Flashcards in Week 3 Deck (158):
How is nociceptive pain normally terminated?
By the healing and repair process
What is the key locus in the endogenous pain suppressant neural system (modulation)
Mesencehapilic Periacqueductal gray: enkephalin containing neurons.
It's a multisynpatic pathway descending to dorsal horn of cord
What is another term for the endogenous opioid peptides?
Enkephalin is made out of ___ amino acids (___ and ___). Enkephalin binds to which to receptors?
5 amino acids
Methionine and leucine
Mu and delta
B-endorphin is made out of __ amino acids and binds to which two receptors?
91 amino acids
Binds to mu and delta
Other than affecting the pain pathway, what else do endorphins play a role in?
Affect the reward pathway (increase dopamine release through mesolimbic system)
Dynorphins A and B is made out of ___ amino acids and binds to which receptors? What i unique about dynorphins?
17 amino acids
Primarily K (kappa) receptors
Dynorphins are unique because they are dysphoric. This means that although it can block pain, it causes an unpleasant feeling, so there is no addiction potential
Endogenous opioid peptides (endorphins) play a key role in ___ feedback and other physiological processes
Drugs that enhance the action of __ and __ in the CNS have antinociceptive effects
Opioid analgesics act in ___ and ___
PAG (periaqueductal gray)
In the dorsal horn, opioid ___ the release of pain transmitters
How can you pass out from intense pain?
Intense pain will pull blood from the brain to get the blood to the site of pain.
Neuropathic pain sensations may be __ or ___ but occur without the activation of ___ by actual or potential tissue damage.
How can neuropathic pain occur?
May result from abnormal activity in nociceptive fibers that have been damaged, but after injury has healed
Or from abnormal activity in central pain pathways (solely occurs in brain without any input signal)
True or false.. neuropathic pain has a protective function and terminates with healing.
Both statements are false.
Name 5 examples of neuropathic pain
Fibromyalgia (9 points of pain)
Where do diabetes neuropathies typically occur? Why? Describe the onset of the neuropathic pain.
Typically occurs in the extremities (feet) due to clogging of the microcirculation.
First their feet go numb. Then within weeks to months, they feel pain.
Describe the relationship of shingles with neuropathic pain.
Shingles lesions may cause neuropathic pain that doesn't go away even after the lesion has healed.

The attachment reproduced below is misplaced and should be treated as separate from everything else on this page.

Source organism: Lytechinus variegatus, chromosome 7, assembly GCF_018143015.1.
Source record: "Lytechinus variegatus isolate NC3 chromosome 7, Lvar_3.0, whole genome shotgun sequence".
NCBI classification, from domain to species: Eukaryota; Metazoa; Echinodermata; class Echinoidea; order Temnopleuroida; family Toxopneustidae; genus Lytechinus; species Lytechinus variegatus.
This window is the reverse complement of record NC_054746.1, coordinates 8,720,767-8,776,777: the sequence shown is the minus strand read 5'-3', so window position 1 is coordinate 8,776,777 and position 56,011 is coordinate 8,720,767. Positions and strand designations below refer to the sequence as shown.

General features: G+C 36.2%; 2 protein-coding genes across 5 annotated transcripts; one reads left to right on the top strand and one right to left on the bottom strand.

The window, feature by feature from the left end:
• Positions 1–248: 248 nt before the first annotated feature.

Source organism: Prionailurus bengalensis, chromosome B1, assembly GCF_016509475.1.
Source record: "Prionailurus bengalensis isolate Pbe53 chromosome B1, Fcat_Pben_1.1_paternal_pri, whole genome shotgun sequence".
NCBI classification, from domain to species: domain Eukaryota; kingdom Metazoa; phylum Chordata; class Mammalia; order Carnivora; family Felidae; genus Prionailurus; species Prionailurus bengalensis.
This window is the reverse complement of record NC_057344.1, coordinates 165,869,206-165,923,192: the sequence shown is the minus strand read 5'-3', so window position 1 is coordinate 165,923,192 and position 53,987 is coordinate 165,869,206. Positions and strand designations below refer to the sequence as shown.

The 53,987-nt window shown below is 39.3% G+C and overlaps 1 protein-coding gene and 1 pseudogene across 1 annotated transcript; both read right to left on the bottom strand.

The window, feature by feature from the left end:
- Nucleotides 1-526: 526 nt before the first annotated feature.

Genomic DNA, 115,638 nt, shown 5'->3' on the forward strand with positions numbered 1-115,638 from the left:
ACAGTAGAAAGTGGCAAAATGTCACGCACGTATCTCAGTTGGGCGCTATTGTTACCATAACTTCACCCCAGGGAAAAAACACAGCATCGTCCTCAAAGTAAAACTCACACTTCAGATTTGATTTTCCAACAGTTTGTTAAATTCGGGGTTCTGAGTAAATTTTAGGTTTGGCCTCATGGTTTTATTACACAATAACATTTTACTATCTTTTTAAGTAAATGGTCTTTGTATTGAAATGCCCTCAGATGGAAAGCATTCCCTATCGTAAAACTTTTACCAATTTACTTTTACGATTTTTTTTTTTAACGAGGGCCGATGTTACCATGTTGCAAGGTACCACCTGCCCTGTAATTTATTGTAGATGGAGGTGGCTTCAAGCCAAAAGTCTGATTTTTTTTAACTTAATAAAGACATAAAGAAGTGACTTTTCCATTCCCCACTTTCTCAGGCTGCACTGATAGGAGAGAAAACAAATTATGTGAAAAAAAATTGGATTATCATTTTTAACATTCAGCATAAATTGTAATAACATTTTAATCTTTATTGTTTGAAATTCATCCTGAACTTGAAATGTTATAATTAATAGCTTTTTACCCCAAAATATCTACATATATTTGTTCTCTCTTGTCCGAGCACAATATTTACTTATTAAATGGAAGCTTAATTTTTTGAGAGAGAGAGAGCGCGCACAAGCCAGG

If you treat shingles early and aggressively with antivirals you may avoid this.
What is another name for trigeminal neuralgia?
True or false... neuropathic pain may be resolved by NSAIDs or opioids.
NSAIDs do not resolve pain
Opioids inconsistently may resolve pain
True or false... some antidepressants, anticonvulsants, and corticosteroids cause some reduction of neuropathic pain.
Name one antidepressant that is used to treat neuropathic pain
Name two anticonvulsants that may be used to treat neuropathic pain
Lyrica (specifically for fibromyalgia)
What is a diagnostic tool to determine if the pt is experiencing neuropathic pain?
Name 4 possible mechanisms for neuropathic pain
The peripheral sensitization process may persist rather than subside
Damaged nociceptive nerves may fire spontaneously
Prolonged input from hyperexcitable nociceptive fibers (learned)
Decreased activity of endogenous pain-suppressant neural system
What is the role of placebo with pain management?
Most likely caused by release of endorphins
Endogenous analgesia elicited by suggestion
Name 4 pain medications that act in the brain
Name two pain medications that act on descending modulation
Name three pain medications that act on the dorsal horn of the spinal cord
Name two pain medications that act on nerves
Local anesthetic (can be used to locate area of neuropathic pain so it can be surgically treated)
Name 5 pain medications that act in the tissues
COX 1/2 inhibitors
Where does arachidonic acid come from?
Which causes a higher incidence of stroke and heart attacks, COX-1 inhibitors or COX-2 inhibitors?
This is because COX-2 inhibitors interfere with vasodilation
(COX-1 inhibition shouldnt cause cardiovascular problems)
What pain medications may cause stomach ulcers?
(COX-2 selective inhibitors do not)
What pain medications may cause hepatic damage?
You should be careful with this drug when given to heavy alcohol drinkers and those with hepatitis.
What pain medication can cause bleeding-anticlotting?
What pain medicaiton can cause cardiovascular problems?
What pain medication can cause dependence/addiction?
True or false... acetaminophen is an NSAID
True or false.. salicylates are NSAIDs
Salicylates inhibit COX-1 and COX-2
What dose of salicylates is recommended for the following...
Antipyretic (anti fever)
Analgesia - 600mg